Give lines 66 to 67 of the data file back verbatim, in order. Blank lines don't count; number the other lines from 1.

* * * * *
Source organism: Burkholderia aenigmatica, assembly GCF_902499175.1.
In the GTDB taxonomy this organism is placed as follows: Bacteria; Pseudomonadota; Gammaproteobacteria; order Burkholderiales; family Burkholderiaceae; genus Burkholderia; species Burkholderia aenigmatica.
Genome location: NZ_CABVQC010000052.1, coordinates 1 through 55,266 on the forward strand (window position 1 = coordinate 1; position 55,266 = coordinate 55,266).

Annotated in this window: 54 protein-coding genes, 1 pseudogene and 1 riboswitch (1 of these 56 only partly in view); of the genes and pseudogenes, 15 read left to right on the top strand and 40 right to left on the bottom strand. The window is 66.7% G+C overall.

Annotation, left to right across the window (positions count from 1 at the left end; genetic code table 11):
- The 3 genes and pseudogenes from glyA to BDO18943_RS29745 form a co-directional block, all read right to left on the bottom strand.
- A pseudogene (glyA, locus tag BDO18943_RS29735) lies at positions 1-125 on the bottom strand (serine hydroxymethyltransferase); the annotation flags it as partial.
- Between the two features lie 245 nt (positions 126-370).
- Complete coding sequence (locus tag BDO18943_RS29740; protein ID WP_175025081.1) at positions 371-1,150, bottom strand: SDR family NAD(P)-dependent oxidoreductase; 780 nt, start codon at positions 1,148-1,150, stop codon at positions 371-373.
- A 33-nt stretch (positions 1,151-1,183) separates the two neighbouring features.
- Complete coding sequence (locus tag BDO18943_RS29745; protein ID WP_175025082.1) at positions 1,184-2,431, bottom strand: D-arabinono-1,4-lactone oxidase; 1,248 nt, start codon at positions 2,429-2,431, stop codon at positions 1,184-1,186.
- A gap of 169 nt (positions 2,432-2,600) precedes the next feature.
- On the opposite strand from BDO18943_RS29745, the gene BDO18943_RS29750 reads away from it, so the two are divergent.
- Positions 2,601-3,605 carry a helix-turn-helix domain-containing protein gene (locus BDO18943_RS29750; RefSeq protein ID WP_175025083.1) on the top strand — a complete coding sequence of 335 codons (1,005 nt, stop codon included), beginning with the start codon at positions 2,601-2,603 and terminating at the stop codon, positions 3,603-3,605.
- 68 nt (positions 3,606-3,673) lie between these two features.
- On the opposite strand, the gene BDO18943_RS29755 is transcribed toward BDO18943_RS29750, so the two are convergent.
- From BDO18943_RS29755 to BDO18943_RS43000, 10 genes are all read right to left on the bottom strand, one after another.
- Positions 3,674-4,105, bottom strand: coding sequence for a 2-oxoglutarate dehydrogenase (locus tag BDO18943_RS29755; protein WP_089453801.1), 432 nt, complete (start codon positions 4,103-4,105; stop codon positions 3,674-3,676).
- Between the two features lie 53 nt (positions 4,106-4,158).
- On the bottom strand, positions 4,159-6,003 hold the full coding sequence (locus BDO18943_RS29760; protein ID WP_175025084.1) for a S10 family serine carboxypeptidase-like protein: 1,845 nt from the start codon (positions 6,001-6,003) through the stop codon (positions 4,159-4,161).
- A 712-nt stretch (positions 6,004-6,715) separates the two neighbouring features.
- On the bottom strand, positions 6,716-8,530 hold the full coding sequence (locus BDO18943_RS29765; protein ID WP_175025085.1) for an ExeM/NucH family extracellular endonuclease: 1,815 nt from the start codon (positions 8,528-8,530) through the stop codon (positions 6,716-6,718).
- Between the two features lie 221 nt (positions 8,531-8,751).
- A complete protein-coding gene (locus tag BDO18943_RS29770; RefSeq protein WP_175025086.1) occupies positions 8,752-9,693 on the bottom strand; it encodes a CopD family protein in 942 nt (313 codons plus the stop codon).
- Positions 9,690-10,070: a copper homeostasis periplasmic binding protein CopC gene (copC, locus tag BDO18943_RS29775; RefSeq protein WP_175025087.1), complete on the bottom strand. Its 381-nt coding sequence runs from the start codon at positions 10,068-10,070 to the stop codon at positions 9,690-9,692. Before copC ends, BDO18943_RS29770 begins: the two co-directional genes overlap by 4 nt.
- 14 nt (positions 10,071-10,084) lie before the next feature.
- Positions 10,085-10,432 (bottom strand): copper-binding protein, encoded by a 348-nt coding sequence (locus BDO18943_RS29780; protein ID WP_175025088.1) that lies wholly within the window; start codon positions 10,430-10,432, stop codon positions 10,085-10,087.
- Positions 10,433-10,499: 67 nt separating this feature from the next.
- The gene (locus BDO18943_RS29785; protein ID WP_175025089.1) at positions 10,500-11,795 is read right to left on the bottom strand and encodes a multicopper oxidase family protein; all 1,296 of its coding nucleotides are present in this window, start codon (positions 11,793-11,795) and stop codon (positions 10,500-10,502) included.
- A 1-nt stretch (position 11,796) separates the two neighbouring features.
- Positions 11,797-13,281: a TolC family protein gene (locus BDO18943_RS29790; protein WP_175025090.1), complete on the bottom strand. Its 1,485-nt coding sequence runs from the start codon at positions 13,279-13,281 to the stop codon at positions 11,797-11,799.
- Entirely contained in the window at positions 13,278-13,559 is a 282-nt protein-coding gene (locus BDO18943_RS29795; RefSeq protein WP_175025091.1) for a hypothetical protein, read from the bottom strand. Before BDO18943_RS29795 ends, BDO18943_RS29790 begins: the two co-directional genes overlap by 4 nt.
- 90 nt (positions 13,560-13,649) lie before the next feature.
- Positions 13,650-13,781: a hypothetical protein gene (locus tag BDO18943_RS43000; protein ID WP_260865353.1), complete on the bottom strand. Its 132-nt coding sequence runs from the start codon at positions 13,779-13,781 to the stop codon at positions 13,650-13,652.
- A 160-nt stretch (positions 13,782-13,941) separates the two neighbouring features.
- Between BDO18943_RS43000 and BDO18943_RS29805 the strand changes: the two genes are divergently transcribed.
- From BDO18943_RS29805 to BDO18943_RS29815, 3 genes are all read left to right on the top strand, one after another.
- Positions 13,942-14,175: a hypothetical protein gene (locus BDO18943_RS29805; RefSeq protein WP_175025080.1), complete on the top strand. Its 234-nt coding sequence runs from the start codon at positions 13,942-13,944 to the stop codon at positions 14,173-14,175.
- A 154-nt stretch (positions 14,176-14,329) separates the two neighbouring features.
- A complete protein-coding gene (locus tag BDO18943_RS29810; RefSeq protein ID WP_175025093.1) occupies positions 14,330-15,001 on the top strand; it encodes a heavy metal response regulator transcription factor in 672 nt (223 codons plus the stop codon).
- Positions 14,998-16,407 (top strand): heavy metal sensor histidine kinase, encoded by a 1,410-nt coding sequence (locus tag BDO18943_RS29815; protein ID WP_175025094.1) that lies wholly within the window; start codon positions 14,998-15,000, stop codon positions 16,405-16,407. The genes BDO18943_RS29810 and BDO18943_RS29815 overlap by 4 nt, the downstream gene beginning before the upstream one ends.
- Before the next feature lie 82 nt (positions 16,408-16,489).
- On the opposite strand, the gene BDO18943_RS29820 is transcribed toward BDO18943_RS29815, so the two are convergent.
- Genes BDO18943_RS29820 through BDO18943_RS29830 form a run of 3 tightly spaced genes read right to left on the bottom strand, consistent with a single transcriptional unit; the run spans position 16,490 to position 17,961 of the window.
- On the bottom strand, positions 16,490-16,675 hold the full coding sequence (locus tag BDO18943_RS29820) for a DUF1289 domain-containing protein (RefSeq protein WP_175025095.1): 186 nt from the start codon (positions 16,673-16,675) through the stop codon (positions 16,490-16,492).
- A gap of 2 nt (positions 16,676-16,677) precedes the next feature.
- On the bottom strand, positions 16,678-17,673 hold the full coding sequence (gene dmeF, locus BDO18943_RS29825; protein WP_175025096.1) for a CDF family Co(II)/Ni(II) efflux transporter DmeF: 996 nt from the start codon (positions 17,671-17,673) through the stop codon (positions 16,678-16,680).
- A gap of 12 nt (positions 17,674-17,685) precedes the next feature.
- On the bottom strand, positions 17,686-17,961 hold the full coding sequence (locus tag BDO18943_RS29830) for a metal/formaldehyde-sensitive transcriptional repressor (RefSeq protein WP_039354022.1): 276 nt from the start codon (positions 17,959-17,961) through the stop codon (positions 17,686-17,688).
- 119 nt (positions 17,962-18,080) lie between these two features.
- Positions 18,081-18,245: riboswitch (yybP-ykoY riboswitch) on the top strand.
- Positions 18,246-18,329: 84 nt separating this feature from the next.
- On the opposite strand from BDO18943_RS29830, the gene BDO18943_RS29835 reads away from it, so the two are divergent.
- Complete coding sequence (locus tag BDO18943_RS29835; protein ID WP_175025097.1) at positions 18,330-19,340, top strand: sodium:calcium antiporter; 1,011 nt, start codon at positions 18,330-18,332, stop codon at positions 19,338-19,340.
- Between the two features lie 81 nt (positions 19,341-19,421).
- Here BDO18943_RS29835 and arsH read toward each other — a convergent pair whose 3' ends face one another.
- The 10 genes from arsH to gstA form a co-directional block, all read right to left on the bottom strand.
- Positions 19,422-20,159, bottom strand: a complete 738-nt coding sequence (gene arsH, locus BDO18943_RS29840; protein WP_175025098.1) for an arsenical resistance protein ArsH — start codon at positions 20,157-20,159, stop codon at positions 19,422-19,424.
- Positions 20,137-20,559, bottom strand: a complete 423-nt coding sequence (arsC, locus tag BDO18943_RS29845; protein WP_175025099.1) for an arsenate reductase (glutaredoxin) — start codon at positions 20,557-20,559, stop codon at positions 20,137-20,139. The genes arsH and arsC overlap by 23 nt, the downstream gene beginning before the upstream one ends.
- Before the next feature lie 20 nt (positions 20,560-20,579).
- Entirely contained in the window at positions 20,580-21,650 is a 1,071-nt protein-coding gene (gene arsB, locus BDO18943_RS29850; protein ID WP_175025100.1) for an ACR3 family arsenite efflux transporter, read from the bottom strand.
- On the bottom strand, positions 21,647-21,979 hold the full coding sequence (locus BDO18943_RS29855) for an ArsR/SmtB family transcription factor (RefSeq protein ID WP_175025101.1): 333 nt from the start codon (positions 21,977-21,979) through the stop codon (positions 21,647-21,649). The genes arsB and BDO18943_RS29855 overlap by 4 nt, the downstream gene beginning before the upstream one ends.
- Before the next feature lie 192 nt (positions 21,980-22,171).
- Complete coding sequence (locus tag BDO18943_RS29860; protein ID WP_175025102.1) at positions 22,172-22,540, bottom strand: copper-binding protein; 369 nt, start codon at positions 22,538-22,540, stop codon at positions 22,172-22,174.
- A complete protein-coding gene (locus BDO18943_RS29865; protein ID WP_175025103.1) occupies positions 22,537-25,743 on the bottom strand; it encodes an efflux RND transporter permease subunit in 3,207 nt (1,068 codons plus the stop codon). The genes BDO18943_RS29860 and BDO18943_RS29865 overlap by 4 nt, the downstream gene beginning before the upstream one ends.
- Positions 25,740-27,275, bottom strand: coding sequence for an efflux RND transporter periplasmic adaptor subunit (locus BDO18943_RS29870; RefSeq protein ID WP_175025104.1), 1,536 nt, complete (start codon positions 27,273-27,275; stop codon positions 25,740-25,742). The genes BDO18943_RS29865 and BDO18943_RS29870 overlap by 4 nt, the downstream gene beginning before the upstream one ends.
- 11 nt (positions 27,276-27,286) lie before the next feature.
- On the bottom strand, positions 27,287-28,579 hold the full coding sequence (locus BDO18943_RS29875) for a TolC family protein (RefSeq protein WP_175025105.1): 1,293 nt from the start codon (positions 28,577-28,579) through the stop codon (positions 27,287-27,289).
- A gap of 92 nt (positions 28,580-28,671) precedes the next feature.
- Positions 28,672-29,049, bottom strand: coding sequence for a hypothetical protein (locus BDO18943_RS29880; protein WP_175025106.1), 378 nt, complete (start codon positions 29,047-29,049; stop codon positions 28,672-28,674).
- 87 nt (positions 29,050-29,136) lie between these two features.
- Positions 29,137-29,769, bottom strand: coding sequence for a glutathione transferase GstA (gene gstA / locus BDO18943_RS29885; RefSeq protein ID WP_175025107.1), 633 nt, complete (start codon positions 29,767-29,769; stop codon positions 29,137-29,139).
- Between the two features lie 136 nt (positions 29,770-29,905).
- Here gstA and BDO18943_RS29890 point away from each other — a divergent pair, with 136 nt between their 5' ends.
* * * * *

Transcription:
- Positions 25,740-27,275, bottom strand: coding sequence for an efflux RND transporter periplasmic adaptor subunit (locus BDO18943_RS29870; RefSeq protein ID WP_175025104.1), 1,536 nt, complete (start codon positions 27,273-27,275; stop codon positions 25,740-25,742). The genes BDO18943_RS29865 and BDO18943_RS29870 overlap by 4 nt, the downstream gene beginning before the upstream one ends.
- 11 nt (positions 27,276-27,286) lie before the next feature.